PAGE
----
Amardeep Dagar, the Human Resource General Manager of Gaurav International provides a different account of the incident. According to him the guard had asked Shamichand to speak to his senior before entering the factory, upon which he slapped the guard. An altercation ensued and far from being grievously injured he went to the police to file an FIR. The police themselves shifted him to Safdarjung where he was treated and discharged. He had been asked to join work the following day but instead he let himself be instigated by outsiders and demanded 10 lakh rupees as compensation. On being denied, he lied to doctors to get himself admitted at the ESI Hospital. The next day his wife and brother brought around one hundred and fifty hooligans, pelted stones, burnt files, injured four members of the factory staff and damaged eight-eight vehicles. The police arrived and promptly stopped the arson. The Station House Officer at Udyog Vihar police station claimed that the police had accepted FIR from both sides and that there had been no injury to anyone.
Despite variations in the workers’ accounts of the incident one does notice a pattern in them. All of them claim that the guard beat the worker and not the other way round, that his colleagues retaliated in response, and that the police had sided entirely with the factory management. Their side of the story is eminently believable, for it has been repeated across scores of factories along the Delhi-Mumbai Industrial Corridor over the past few years. The police, law and the labor welfare departments have taken the side of neo-liberal capital during unrests at Maruti-Suzuki, Munjal Kiriu, Asti (all in Manesar, Haryana), Autofit (Dharuhera, Haryana), Daikin Air Conditioning (Neemrana, Rajasthan) to name a few.[ii]
Beyond the core set of facts that is repeated by every worker, discrepancies surface. Some claim Shamichand was beaten by the guard alone, some say it involved bouncers. Some say he was beaten inside, some say outside. Not many know who took him to the hospital and what exact condition he is in right now. Some claim that it wasn’t workers who started the violence: it was a response to stone-pelting by the police. Discrepancies are partly deliberate, as none wants to be identified as a participant in the violence. The management has submitted the available CCTV footage to the police and the arrest of some workers is imminent. Four are already behind bars. The camera is rumoured to have been damaged in the violence and the entire footage is possibly unavailable.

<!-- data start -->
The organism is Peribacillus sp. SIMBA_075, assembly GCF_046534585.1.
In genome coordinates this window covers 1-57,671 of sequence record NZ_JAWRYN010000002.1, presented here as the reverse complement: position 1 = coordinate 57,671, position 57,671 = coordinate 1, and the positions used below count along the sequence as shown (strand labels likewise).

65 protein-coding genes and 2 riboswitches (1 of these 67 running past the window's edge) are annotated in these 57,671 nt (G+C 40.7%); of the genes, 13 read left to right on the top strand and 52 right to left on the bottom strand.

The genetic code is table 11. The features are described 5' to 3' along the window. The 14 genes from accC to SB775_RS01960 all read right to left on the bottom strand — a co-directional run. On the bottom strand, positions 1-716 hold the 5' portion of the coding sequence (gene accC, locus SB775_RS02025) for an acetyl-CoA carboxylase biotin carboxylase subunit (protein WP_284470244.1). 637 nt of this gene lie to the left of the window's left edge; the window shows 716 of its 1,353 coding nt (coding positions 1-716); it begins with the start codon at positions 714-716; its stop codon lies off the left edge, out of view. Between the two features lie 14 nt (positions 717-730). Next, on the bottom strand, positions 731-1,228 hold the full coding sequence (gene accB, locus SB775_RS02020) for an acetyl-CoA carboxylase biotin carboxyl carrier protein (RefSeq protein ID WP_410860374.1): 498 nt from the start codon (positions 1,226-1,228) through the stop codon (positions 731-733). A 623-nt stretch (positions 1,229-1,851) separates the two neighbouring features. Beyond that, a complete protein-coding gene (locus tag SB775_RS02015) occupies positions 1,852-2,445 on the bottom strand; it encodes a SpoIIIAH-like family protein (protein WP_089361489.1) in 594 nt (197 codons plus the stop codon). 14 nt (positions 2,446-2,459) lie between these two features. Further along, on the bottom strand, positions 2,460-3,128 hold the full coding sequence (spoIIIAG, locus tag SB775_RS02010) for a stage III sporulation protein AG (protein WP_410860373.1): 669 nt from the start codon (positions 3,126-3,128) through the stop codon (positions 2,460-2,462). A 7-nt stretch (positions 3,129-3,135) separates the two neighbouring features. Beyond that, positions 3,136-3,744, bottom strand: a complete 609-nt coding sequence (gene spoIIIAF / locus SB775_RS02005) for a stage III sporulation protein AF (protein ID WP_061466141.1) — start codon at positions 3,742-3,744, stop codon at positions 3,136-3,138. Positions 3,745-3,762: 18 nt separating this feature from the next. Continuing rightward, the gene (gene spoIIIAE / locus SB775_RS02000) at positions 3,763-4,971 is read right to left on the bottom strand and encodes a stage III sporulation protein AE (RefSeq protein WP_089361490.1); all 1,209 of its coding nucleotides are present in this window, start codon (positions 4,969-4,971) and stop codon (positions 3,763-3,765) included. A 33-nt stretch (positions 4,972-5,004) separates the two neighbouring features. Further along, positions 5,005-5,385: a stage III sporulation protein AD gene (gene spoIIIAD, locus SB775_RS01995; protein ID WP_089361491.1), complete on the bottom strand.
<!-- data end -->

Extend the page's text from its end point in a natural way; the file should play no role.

The incongruities in the accounts emerging out of the subterranean information society point to the irrelevance of some details. Within the grand-narrative of neo-liberal “development” workers are destined for miserable lives and unceremonious deaths. Even if Shamichand did not die, someone did some weeks back and more will in the coming weeks. Rumours of death, so trivialized in many a report on the incident, are true; even if not in the immediate sense. To say that they are false would amount to a greater lie.
In the light of the great truth regarding the ugly underbelly of industrializing India many fabulous tales take root. In the varying accounts of the Shamichand incident, his brother emerges as a magic figure. Amardeep Dagar identifies him as the conspirator-in-chief: the man who instigated Shamichand to demand a compensation of ten lakhs instead of getting back to work. A landlady in the by lanes of Kapashera told us that he worked in the air-force; that he had managed to get the phone number of the vidhayak (parliamentarian) from a television channel, called him up and got him to send a police force! She however shed no light on what role that force was supposed to play. Several workers believe that he has greater financial power than the factory management and can pose a serious challenge to their machinations. Above all, being bade aadmi (big man) he is not going to take his brother’s plight lying down.